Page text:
A one-person play exploring a woman’s journey to reclaim her heritage will be performed in Hay River on Sept. 27.
Based on the true story of neuroscientist and Senator Lillian Eva Quan Dyck, Cafe Daughter has been described as a powerful, funny and touching tale.
It was written by Cree playwright Kenneth T. Williams and stars Northerner Tiffany Ayalik, who is also a 2017 Juno winner of Indigenous Album of the Year for her part in Quantum Tangle’s Tiny Hands.
The play is being brought to Hay River as part of a tour by the Northern Arts and Cultural Centre (NACC) in Yellowknife.
“It’s an outstanding show,” said Marie Coderre, executive and artistic director of NACC.
Prior to coming to Hay River, the play was performed in Fort Smith, Norman Wells, Inuvik, Yellowknife and Fort Simpson.
“Everybody has been extremely moved by it, said Coderre, who described the play as important to the history of Canada.
Ayalik brings to life 12 different characters in the play. It tells the story of Yvette Wong, a girl of mixed heritage growing up in Saskatchewan in the 1950s. Her father is Chinese and he runs a small-town cafe. Her mother is Cree.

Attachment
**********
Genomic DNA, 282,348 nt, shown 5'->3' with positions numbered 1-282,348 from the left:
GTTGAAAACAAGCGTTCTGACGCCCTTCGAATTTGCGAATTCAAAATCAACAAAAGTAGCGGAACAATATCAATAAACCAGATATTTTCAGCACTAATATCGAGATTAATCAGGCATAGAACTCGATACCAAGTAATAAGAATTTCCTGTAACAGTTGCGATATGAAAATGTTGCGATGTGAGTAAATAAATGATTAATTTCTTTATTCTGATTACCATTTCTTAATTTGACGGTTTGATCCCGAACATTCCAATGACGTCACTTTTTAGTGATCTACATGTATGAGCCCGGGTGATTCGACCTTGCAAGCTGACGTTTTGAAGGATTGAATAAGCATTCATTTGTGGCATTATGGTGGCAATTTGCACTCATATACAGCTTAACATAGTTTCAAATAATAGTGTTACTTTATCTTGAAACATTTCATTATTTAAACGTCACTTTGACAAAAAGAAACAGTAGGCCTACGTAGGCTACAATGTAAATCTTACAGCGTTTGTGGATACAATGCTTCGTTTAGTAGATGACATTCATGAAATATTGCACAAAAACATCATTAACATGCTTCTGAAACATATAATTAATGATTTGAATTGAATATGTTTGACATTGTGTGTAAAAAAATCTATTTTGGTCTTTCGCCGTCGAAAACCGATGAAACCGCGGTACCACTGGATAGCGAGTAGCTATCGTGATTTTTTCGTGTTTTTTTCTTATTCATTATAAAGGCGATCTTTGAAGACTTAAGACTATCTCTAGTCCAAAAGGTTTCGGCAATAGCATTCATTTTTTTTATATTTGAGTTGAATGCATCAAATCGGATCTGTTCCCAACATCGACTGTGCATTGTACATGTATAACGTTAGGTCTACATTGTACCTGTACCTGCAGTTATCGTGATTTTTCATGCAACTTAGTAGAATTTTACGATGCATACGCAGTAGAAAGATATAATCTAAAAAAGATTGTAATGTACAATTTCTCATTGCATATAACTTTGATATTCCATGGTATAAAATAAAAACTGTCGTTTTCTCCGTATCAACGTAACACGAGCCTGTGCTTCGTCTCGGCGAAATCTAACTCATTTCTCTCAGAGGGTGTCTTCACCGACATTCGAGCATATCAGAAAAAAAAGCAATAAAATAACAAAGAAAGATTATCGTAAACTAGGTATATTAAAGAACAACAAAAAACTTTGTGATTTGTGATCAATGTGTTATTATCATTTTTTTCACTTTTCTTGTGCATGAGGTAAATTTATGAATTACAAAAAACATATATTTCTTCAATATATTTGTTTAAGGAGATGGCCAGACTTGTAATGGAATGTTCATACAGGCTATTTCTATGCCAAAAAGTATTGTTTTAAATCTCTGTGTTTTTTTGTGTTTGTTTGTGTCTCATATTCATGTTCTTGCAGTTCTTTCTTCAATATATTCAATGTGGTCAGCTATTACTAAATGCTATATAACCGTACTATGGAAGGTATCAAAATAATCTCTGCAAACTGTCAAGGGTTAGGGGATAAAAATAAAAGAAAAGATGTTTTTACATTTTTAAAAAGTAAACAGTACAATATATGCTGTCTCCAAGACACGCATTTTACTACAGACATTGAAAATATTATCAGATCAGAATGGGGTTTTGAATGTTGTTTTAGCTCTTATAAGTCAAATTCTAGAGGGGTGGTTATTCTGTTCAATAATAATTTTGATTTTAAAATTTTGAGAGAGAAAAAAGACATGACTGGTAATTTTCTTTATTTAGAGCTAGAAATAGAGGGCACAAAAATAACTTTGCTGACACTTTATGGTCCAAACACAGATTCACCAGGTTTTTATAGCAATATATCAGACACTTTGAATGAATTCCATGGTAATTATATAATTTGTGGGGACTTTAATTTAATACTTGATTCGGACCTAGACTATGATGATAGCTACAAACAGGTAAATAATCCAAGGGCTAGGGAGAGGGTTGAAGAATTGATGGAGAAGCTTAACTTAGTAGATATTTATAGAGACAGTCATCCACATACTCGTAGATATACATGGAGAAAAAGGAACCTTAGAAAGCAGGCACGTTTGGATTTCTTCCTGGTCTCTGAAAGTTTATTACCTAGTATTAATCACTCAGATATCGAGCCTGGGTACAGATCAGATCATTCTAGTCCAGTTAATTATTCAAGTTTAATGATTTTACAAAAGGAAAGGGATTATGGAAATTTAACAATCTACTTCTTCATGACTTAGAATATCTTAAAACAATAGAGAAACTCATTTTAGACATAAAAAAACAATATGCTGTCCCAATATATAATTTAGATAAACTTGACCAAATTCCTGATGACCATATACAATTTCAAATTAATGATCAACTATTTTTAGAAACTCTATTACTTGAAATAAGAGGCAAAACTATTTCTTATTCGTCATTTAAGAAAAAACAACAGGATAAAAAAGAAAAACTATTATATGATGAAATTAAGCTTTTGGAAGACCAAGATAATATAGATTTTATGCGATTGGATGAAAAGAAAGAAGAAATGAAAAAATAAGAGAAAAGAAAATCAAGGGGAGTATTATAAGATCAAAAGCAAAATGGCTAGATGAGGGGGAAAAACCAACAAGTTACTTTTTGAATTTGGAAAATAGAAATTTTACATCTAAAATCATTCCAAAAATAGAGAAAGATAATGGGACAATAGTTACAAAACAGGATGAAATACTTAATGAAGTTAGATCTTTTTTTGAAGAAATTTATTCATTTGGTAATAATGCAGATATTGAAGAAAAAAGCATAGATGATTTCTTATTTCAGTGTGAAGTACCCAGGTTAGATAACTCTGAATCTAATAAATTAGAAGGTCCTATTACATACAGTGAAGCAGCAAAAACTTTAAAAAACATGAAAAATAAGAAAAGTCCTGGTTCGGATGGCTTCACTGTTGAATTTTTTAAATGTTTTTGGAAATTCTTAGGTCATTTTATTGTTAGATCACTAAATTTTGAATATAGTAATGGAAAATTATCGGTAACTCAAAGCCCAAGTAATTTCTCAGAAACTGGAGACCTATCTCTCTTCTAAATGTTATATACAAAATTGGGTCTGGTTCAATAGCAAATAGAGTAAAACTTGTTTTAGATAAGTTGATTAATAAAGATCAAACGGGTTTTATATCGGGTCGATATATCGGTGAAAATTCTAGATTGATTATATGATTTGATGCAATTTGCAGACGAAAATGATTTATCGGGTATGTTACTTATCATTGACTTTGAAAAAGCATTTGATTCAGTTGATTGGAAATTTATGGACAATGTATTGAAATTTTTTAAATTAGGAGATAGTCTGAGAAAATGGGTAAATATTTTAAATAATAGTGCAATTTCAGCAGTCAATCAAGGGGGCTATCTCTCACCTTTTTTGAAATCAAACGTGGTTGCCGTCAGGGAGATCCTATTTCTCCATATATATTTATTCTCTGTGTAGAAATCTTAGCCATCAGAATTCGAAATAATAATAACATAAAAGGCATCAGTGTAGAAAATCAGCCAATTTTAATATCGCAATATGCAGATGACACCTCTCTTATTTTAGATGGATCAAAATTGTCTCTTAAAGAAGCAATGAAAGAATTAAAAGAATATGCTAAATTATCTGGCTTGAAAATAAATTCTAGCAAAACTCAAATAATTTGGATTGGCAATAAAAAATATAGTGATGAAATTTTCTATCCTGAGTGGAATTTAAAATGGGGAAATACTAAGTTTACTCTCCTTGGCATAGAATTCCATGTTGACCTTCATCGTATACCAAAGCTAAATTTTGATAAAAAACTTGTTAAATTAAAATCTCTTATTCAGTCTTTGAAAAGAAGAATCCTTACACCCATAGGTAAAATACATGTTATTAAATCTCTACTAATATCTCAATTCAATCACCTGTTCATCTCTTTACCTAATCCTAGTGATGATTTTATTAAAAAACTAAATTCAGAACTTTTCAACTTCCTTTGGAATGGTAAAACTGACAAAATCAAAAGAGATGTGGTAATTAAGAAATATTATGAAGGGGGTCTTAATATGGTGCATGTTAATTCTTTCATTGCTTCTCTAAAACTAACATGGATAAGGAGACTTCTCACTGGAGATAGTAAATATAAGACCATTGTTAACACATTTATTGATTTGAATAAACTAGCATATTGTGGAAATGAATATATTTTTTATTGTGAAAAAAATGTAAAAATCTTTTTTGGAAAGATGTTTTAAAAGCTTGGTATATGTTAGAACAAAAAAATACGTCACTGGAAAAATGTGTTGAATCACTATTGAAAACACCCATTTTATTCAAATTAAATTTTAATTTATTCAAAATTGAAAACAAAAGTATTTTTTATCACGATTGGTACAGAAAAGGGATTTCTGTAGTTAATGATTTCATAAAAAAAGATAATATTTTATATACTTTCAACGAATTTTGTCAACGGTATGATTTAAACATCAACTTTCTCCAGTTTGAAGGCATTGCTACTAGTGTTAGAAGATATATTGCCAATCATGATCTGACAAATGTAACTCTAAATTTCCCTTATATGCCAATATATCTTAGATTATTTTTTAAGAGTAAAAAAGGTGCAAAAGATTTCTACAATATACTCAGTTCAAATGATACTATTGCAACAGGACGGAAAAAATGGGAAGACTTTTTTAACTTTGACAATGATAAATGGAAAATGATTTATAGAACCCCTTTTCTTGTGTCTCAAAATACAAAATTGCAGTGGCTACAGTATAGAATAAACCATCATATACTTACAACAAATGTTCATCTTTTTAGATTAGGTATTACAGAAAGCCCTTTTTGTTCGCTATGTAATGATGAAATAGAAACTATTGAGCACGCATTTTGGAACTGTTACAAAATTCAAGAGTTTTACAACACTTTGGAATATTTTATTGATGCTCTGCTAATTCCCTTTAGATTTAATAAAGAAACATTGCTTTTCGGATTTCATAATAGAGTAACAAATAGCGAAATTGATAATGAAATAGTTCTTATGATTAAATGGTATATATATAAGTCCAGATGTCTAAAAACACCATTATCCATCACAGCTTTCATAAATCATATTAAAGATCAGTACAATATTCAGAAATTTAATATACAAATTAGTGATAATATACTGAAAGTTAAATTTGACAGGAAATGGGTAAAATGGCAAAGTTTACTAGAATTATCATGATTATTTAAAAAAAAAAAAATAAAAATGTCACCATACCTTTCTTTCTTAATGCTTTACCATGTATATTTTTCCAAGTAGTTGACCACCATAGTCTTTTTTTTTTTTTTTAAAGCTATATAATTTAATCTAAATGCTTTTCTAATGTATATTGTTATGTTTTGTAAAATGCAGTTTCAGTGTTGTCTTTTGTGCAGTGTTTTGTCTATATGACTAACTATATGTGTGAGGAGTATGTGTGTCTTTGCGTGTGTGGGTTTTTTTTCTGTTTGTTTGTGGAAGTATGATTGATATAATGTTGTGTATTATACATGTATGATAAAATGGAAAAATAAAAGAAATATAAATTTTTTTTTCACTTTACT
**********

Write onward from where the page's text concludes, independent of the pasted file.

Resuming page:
When the girl is 10 years old, her mother makes her promise that she will never tell anyone she is Cree.
And she holds that secret close to her heart – until the moment she can no longer hide her heritage from herself.
“This is the only one woman show that I’m doing but it definitely doesn’t feel like a one woman show because there’s constantly 12 voices in my head,” Ayalik said during a recent interview. “It’s a wonderful challenge as an actor because I have to, in an instant, drop into a completely different person’s body and voice and mannerisms and everything on top of all the lines that I’m saying.
I know that I’ve really grown as an actor doing this show because it asks so much of you.”
Ayalik comes from what she calls a blended background, growing up with one Inuk parent and one non-Indigenous parent. Often faced with the question of ‘what are you?’ and at times overt racism in the form of slurs and graffiti, Ayalik said she can relate despite the gulf in time between
her and her character.
“It gives you the opportunity to see and to say OK, here’s where we were in the ’50s or the ’60s, and then we get to ask ourselves ‘has anything changed?,'” she said. “That’s a very interesting mirror that period pieces give audiences.”
– with files from